This essay is based on a talk shared on Yom Kippur 5784 at Reconstructionist Minyan Dorshei Derekh, on the afternoon of Sept. 28, 2023. It is dedicated to the memory of my Akiba Hebrew Academy teacher and treasured friend, Dr. Harold Gorvine, who taught me how to argue with myself.
Last December, I was at a science-fiction convention in Cherry Hill, N.J., a lively event full of writers, readers and Trekkies in costume. In the dealers’ room, I hung out at a bookstand, hoping to promote my novel about an imaginary Jewish state, and I got to talking with a jewelry designer. Her stuff was gorgeous and intense, and I had the feeling that each piece had a story behind it. I told her about my novel, and she, in turn, told me about a personal project. She had made Jewish stars in bronze, and she gave them to every Jew she met on one condition: We had to wear them every day.
Her kavanah (“intention”) was clear. We are living in a period of rapidly increasing antisemitism and wearing that star is a way to assert an identity. In particular, after the massacre at the Tree of Life synagogue in Pittsburgh in October 2018, the more we stand together in public, the less isolated we’ll feel.
Well, I thought about it for a while. Then, I said no. Here was my reason at the time. That summer, I’d spent three weeks in Israel and Palestine, much of that time in Nablus in the West Bank. I’d seen Israeli flags fluttering on both sides of bypass roads and in front of settlements. That June on Flag Day, Jews streamed through the Damascus Gate into the Old City of Jerusalem, kicked down grates of shops in the Muslim quarter and pepper-sprayed old women. Wearing that star identified me with the Israeli flag. Of course, more recently, that flag became identified with pro-democracy protests, but let’s face it. The Star of David is associated with the state and its policies. Did I want to carry Israel around my neck?
You won’t be surprised to learn that the six-pointed star is a very old symbol. According to the Encyclopedia Judaica, that star can be found in ancient carvings and manuscripts in every civilization, along with the pentagram, and yes, the swastika. The star became a primary Jewish symbol far later, as a counterpoint to the Christian cross and Islamic crescent. You could call it a kind of “brand.”
The jeweler kept insisting that the star doesn’t look like the one on the Israeli flag. More like the yellow star the Nazis forced Jews to wear. Was that supposed to make me feel better?
I thought it through. Then, I thought some more. At last, I realized that my refusal had little to do with Israel. In fact, I was afraid. Not that I would be attacked on the street, to be honest. And, again, to be honest, I couldn’t be sure where that fear came from.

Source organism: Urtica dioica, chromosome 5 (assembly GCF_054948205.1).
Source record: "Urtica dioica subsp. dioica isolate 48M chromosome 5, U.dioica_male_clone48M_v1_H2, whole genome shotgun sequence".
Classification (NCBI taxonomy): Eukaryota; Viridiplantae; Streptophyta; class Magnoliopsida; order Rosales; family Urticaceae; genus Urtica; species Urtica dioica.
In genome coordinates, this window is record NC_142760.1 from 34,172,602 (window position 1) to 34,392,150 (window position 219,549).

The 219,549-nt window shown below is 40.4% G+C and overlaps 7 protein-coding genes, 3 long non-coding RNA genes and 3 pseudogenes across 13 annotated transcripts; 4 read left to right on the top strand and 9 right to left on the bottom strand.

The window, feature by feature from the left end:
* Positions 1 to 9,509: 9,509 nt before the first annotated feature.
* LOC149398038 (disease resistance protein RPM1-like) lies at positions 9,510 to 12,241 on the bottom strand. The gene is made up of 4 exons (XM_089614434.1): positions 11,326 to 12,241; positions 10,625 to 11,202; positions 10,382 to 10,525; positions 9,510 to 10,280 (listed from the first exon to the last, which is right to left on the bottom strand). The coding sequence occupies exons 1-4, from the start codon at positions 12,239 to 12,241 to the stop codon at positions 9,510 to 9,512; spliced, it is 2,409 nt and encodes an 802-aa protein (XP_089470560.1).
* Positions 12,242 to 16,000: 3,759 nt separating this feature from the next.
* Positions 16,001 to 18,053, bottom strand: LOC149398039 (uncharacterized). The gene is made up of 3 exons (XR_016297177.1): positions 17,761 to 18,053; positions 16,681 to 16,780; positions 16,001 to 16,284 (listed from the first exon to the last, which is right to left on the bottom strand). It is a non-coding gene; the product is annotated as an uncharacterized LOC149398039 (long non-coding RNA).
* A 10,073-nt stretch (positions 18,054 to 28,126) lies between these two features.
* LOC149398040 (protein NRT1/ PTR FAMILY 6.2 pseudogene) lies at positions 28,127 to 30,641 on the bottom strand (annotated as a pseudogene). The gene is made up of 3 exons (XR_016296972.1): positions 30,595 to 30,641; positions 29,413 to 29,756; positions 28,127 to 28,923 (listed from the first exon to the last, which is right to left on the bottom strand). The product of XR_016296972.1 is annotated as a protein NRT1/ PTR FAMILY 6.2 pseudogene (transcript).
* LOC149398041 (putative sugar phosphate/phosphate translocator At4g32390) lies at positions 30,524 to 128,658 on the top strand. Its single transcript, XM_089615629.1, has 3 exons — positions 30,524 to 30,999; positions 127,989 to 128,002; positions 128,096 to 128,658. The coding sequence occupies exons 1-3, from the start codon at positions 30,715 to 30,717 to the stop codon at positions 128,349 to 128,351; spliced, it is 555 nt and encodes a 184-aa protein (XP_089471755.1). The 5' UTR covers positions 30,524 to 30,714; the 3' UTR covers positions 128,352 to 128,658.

What do we wear? What do we carry? What do we bear? The jeweler wanted me to wear a Star of David as an answer to antisemitism, as a way to stand together in response to hatred, or even in the memory of Jews who had no choice but to wear a yellow star before they perished in the flames. Why do we assert identity? Do we get a choice in the matter? This brings me to the parashah that we read on Yom Kippur.
In Leviticus 16:6, after sacrificing a bull for his own family’s transgressions, Aaron takes two he-goats, and they stand before the entrance of the tent of meeting. By lot, one is marked as a korban for YHVH, a sin-offering for the Israelites’ transgressions. The second goat is for Azazel and left alive to make expiation — that is, atonement for the Israelites. Aaron lays his hands on that living goat and essentially burdens its head with all of Israel’s transgressions, and then someone sets that goat free in the wilderness. That goat is called the Azazel-goat, though in some commentaries I’ve read, it’s called the “People’s Goat.”
Mysteries abound here. If Aaron had already sacrificed one goat as a sin-offering for our sins, why does he lay those same sins on the other goat? And, most of all, what or who the heck is Azazel?
Falling into the rabbit-hole of the wonderful website, Sefaria, I’m left with more questions than answers. Az means “cut” or “hard.” Ibn Ezra, the 12th-century commentator on the Bible, considers the alef placed between the zayin and other zayin, which forms a kind of picture of a mountain — the one from which the Azazel-goat is cast down. Ibn Eza also gives a hint about the word Azazel: 33. What could he mean by “33”? Do we have to reach the age of 33 to understand Azazel? Or is the answer 33 verses later, in Leviticus Chapter 17:7, which reads: “and that they may offer their sacrifices no more to the goat-demons after whom they stray … ?”
Most sources state that Azazel isn’t a place. It’s a demon. Most intriguing is a Sefaria study sheet with a little picture of a goat that implied that the goat was actually Azazel. Was the scapegoat actually given to itself?